The Value in Diversification

Markets never cease to amaze, and as COVID ravages the world on its second coming, we also have the US democracy under pressure from Trump supporters as they created mayhem in the city of Washington and forced impeachment proceedings.

Markets appear unperturbed and indeed the UK has begun with its best investment returns in the first week or so ever recorded. This is in an environment in which the UK is still disentangling from the EU as Brexit is finally implemented. Clarity is often all markets need and Brexit, good or bad, is here, so let’s move on. The US has likewise moved higher but as has been highlighted previously, there are not so subtle shifts going on in market leaders and laggards.

The bulk of 2020 broadly was characterised by gains in ‘growth’ - tech, healthcare and similar stocks known as the ‘stay at home stocks’. These sectors made extraordinary gains as the rest of the world faltered under the pressure of COVID’s impact on corporate earnings.

Growth and tech led the way and just did not stop, until that is, the first initial positive announcements on vaccine potential, then the investment world spun on its axis. Growth and tech crumbled and in November 2020 with markets making unprecedented leaps, it was the old fashioned ‘value’ positions that made all the headlines and all the gains. Growth bulls deem them unjustified and maybe that’s possible… I personally don’t think so!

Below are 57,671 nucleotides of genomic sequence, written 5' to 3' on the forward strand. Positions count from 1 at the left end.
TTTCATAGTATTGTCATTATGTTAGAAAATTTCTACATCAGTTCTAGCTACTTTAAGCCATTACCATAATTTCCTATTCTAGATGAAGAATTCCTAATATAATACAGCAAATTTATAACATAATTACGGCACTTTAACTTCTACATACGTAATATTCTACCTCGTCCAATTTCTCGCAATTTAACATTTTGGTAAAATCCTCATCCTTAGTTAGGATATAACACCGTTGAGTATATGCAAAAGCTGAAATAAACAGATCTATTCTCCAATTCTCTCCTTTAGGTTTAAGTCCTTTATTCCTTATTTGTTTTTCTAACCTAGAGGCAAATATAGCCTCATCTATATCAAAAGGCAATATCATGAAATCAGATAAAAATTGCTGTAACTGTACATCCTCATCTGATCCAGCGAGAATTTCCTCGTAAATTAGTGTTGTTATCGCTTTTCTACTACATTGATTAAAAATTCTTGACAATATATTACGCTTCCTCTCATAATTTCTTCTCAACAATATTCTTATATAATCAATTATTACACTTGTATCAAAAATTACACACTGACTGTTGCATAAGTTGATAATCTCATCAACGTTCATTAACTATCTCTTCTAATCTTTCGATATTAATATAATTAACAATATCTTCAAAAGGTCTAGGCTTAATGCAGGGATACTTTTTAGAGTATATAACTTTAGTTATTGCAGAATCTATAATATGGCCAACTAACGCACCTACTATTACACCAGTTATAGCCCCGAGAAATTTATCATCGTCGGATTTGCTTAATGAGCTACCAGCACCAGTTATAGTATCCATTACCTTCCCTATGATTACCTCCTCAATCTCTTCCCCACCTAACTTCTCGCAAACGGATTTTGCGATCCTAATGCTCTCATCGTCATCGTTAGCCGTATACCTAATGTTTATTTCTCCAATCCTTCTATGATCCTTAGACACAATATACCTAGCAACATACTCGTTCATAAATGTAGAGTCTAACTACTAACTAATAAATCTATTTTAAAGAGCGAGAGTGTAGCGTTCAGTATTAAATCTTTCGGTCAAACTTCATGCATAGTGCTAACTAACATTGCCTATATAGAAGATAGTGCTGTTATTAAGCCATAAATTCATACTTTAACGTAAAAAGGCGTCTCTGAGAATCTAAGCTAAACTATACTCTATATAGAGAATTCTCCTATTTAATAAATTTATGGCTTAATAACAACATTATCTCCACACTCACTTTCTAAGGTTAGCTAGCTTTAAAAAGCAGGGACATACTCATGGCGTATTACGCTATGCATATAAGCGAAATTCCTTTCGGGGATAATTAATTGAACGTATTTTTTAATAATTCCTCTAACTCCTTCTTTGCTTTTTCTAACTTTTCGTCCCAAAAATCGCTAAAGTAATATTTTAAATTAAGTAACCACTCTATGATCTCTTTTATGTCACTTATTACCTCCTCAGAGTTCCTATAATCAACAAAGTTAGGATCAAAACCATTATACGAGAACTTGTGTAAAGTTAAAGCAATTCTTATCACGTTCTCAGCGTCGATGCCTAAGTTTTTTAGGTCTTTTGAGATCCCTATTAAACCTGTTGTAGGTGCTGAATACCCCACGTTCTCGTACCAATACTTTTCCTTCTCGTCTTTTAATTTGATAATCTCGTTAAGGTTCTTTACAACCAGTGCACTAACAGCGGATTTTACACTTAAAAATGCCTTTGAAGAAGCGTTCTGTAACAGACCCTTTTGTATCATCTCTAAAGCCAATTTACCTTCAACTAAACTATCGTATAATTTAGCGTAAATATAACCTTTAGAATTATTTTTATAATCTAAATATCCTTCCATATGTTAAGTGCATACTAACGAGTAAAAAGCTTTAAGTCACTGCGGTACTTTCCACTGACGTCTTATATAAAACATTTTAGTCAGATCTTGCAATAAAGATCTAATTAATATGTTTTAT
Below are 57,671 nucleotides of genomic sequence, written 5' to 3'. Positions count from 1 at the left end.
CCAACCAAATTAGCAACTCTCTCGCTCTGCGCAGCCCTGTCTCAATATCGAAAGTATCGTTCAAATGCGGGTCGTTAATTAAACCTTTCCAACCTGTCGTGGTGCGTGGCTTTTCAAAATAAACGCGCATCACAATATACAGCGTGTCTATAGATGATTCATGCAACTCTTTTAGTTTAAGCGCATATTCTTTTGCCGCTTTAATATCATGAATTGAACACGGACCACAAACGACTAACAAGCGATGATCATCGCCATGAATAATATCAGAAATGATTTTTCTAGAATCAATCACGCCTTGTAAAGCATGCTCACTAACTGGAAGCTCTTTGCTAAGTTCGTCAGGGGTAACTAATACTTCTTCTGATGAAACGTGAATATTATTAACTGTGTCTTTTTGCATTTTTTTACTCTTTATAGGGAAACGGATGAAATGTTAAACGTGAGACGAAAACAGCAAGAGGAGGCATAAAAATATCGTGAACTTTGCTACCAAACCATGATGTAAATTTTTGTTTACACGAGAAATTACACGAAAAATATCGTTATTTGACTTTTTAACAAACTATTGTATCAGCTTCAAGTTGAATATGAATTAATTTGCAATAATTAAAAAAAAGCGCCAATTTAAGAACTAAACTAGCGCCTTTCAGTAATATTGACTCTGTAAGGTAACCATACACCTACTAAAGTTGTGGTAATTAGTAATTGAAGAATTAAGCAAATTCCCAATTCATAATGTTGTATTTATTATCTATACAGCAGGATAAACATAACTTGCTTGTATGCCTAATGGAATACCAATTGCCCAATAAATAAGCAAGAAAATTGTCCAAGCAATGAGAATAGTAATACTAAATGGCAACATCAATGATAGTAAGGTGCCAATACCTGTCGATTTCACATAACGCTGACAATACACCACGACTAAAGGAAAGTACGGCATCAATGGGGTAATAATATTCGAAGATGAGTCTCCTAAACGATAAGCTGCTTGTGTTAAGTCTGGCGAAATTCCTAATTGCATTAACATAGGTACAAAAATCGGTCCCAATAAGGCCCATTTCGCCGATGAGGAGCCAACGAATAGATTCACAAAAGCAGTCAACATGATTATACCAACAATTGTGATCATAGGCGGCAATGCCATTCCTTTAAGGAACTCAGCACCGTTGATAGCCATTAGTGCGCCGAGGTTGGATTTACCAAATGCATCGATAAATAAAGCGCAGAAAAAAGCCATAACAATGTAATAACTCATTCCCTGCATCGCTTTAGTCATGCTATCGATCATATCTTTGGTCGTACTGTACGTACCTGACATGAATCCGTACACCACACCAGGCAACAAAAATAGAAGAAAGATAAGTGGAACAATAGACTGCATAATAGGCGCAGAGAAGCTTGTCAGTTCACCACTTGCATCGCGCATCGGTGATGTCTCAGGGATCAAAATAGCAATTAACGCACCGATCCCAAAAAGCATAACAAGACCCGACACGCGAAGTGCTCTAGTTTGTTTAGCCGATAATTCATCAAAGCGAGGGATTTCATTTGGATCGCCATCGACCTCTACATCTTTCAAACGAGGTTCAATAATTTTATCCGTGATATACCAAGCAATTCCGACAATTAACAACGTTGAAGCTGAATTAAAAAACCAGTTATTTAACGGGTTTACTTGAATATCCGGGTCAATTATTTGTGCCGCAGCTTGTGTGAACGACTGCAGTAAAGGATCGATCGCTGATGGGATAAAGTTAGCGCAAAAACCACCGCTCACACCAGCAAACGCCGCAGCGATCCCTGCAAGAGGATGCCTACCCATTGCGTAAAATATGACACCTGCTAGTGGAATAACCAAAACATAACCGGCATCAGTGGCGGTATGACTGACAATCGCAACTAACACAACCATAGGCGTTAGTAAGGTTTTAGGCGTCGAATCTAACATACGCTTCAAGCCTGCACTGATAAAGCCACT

Many commentators favour the idea that big tech was just in the shadows short term. Having made so much money in 2020 it’s easy to afford a quarter of solid underperformance after all, isn’t it?

Pure Value vs Pure Growth

Pricing Spread: Bid-Bid ● Data Frequency: Daily ● Currency: Pounds Sterling

Source: FE Analytics


The more likely situation is that markets are in change, something that TAM discussed was likely from mid-2020.

In the third quarter we saw massive up moves in what were value ‘back to work’ stocks as a whole. In 2021 that area has not retreated, although there are still the odd days where growth bulls take hold. In early 2021 banks, oils, consumption, infrastructure and many an old fashioned play has driven markets higher - value is not giving up easily and nor will it.

We are neither a growth bear nor a value bull, but markets are never forever. A strategy, an investment approach, a technical or risk analysis can all be shot in the foot for periods (and quite substantial ones) as markets digest new information.

What are thought of as unfashionable sectors can outperform for months and months at a time (dare I say years), to the extent that they become an embarrassment to portfolio managers who don’t embrace efficient diversification.

We have been driven for years by growth but don’t fall in love with that. Portfolio diversification is essential to ensure steady returns. It is my opinion that markets will of course fluctuate twixt growth (stay at home stocks) and value (back to work stocks) but that the latter will be the dominant return factor from September 2020 through to at least March 2022.

Don’t fight the tape, and remember investments which are ‘very strong’ that become ‘quite strong’, become a disappointment when something which is ‘awful’ that becomes ‘quite poor’ attracts optimistic attention.

We therefore believe that there certainly is value in diversification, and that this will be absolutely key in 2021.

If you would like to discuss our portfolios or current positioning further please do not hesitate to contact me.

Phil Hadley
TAM Asset Management International


The Value in Diversification